The data for all enzymes having the same EC number are periodically updated by manual extraction of parameters from the literature references accessible via literature databases, i.e. Chemical Abstracts and PubMed [NCBI (3)] and the full information for each EC number is continuously checked for internal inconsistencies. Depending on scientific needs and the progress in research the data fields are subject to an ongoing development.

The data and information in BRENDA are stored in 52 tables containing approximately 460 000 entries directly extracted from the primary literature in a relational database system to enable different search features. Enzymes can be searched by their EC numbers (3870 entries), their names or synonyms (22 936 entries) or by the organisms (6921 single entries), in which the enzyme reaction is detected. All other information fields (Table (Table1)1) can be searched individually or by combination searches, which can be performed organism specifically. Therefore, it is possible to find a specific enzyme for a specific organism or even for a specific organ or tissue. Furthermore, a search for ligands, which may have a dual role (e.g. substrate/inhibitor or cofactor/inhibitor) may be performed. Kinetic data for enzyme–ligand interaction can be searched.


A major part in BRENDA is the information of ligands, which function as natural or in vitro substrates/products, inhibitors, activating compounds, cofactors, bound metals, etc. Altogether, approximately 320 000 enzyme–ligand relationships are stored with more than 33 000 different chemical compounds functioning as ‘ligand’. In BRENDA the ligands are stored as compound names, SMILES (4) strings and as Molfiles. The latter two forms are interchangeable with respect to the connectivity information. The two-dimensional chemical structures of these compounds can be displayed as images.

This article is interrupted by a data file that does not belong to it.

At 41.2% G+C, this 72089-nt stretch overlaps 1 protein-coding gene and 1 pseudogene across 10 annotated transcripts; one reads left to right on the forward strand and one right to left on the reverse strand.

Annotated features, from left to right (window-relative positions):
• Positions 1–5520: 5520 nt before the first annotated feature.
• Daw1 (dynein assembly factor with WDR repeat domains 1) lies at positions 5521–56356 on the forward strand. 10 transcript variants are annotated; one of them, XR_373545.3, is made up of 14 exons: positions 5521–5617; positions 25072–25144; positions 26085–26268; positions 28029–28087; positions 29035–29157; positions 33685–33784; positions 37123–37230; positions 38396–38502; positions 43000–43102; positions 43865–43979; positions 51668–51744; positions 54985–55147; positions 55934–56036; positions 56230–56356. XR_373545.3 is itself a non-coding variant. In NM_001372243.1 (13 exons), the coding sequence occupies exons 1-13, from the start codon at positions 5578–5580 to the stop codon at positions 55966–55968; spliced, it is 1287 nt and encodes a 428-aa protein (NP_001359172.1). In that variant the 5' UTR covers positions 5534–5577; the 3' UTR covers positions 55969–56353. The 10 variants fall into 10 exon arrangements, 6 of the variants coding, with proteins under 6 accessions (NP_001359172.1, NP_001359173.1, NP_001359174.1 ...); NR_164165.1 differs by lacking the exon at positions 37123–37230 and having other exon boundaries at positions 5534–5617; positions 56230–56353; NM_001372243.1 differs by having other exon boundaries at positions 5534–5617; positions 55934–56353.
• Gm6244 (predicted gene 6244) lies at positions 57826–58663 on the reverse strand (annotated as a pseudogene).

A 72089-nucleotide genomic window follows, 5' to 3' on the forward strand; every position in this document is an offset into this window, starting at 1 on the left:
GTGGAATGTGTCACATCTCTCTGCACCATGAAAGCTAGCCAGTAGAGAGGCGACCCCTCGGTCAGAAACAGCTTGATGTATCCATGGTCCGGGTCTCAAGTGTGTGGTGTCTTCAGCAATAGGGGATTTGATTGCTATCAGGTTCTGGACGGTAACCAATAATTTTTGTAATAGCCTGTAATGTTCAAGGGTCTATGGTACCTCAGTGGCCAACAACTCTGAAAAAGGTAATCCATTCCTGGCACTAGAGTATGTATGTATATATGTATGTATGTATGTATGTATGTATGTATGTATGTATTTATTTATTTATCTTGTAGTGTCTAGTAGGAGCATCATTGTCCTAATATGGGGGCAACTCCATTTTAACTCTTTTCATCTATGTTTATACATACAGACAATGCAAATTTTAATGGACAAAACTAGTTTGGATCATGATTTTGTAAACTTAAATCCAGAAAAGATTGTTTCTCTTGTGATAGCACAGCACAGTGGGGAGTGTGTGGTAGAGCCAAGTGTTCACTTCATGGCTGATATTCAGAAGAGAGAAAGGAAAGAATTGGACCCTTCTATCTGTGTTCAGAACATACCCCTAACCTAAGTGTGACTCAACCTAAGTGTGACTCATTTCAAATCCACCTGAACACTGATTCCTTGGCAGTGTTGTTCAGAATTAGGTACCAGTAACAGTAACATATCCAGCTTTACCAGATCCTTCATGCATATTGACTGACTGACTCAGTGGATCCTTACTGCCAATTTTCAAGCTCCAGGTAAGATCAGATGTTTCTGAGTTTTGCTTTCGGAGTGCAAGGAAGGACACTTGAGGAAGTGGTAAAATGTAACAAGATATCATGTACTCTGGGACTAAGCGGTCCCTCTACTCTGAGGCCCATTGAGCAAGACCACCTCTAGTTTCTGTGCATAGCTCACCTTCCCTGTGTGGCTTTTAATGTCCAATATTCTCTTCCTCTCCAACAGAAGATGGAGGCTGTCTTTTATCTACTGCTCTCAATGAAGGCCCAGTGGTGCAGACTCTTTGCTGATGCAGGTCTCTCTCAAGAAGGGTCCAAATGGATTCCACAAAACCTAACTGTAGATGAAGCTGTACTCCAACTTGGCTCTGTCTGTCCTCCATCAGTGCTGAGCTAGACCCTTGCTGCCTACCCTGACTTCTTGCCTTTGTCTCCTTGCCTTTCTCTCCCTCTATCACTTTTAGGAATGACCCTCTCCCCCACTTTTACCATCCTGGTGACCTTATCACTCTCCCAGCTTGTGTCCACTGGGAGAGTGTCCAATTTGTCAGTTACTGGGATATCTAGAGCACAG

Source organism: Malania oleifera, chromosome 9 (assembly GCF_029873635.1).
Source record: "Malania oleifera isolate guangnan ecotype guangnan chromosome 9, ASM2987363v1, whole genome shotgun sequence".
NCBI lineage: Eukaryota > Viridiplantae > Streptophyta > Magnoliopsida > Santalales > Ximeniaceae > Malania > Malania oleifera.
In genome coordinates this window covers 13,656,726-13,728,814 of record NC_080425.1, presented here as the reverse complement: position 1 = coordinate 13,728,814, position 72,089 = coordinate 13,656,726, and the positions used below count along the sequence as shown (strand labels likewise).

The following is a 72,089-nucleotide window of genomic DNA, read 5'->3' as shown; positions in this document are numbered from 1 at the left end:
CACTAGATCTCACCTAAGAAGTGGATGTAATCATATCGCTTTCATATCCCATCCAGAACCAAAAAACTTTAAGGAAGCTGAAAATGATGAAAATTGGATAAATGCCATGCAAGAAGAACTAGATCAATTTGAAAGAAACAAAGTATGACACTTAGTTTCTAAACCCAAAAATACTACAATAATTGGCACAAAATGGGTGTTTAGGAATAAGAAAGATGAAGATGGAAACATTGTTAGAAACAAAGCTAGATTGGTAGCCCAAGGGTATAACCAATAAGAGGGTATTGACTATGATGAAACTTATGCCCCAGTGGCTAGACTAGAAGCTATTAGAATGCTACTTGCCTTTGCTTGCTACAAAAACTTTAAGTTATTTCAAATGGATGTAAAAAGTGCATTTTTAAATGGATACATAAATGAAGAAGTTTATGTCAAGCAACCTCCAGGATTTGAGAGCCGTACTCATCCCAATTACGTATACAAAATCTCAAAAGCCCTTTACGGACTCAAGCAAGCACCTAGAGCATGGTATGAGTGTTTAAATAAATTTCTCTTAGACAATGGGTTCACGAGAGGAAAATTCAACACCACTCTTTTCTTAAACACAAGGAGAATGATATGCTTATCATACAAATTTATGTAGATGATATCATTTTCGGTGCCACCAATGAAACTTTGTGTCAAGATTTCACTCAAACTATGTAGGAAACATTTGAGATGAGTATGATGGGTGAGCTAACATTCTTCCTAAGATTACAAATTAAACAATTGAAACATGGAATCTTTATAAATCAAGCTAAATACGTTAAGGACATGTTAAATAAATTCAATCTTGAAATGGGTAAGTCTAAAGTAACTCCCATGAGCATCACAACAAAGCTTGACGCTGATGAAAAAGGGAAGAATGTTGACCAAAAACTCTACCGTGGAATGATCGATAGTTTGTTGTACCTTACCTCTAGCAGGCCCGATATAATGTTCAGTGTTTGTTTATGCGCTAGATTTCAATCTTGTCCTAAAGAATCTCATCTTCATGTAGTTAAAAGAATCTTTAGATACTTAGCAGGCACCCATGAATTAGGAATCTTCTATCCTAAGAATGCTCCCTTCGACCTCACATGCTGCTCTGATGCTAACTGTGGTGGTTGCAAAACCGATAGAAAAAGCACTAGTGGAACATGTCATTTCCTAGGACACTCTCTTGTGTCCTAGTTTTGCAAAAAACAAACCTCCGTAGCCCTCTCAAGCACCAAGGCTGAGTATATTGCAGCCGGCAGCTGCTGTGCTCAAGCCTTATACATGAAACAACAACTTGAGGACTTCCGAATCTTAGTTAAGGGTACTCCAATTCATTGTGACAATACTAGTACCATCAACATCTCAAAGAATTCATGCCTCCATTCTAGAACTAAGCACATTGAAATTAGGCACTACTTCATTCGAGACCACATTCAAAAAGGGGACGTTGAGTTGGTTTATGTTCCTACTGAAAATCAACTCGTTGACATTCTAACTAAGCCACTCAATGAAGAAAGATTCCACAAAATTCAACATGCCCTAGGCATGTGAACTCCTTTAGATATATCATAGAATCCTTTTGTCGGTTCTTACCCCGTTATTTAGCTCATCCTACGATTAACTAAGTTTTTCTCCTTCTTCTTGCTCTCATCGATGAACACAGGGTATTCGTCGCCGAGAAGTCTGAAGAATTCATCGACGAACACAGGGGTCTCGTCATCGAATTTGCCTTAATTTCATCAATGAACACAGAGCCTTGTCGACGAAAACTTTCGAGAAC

The data in BRENDA allow the calculation or simulation of metabolic pathways by extracting the information of substrate/product chains and the corresponding kinetic data of the preceding and following enzymes in the Boehringer and KEGG metabolism (with the risk of including ‘pathways’ with non-natural compounds).

Based on the representation of metabolic networks as directed graphs, navigation operation will be made possible. This will give answers to questions on the structure of the metabolic paths, e.g. on shortest or alternate paths for different organisms.


In order to keep up with the quickly growing scientific literature, automatic information extraction techniques were tested to include disease-related knowledge to BRENDA. References in electronic format are taken from the PubMed database, parsed for relevant key phrases and associated with correlated enzymes. Information on 789 enzymes and their associated human diseases has been included into the BRENDA database (5).

Additionally, the Online Mendelian Inheritance in Man [OMIM (2,6)] repository, a well-annotated catalog of human genes and genetic disorders, was parsed for enzyme information. In this way a total of 630 EC numbers in BRENDA could be linked to 2100 OMIM entries.


1. Schomburg D. and Schomburg,I. (2001) Springer Handbook of Enzymes, 2nd edn. Springer, Heidelberg, Gemany.
2. Enzyme Nomenclature Committee (1992) Recommendations of the Nomenclature Committee of the International Union of Biochemistry and Molecular Biology on the Nomenclature and Classification of Enzymes, NC-IUBMB. Academic Press, New York, NY.
3. Wheeler D.L., Church,D.M., Lash,A.E., Leipe,D.D., Madden,T.L., Pontius,J.U., Schuler,G.D., Schriml,L.M., Tatusova,T.A., Wagner,L. and Rapp,B.A. (2001) Database resources of the National Center for Biotechnology Information. Nucleic Acids Res., 29, 11–16. Updated article in this issue: Nucleic Acids Res. (2002), 30, 13–16. [PMC free article] [PubMed]
4. Weininger D. (1988) SMILES 1. Introduction and encoding rules. J. Chem. Inf. Comput. Sci., 28, 31–36.
5. Schomburg I., Hofmann,O., Baensch,C., Chang,A. and Schomburg,D. (2000) Enzyme data and metabolic information: BRENDA, a resource for research in biology, biochemistry, and medicine. Gene Funct. Dis., 3–4, 109–118.
6. McKusick V.A. (1998) Mendelian Inheritance in Man. Catalogs of Human Genes and Genetic Disorders, 12th edn. The Johns Hopkins University Press, Baltimore, MD.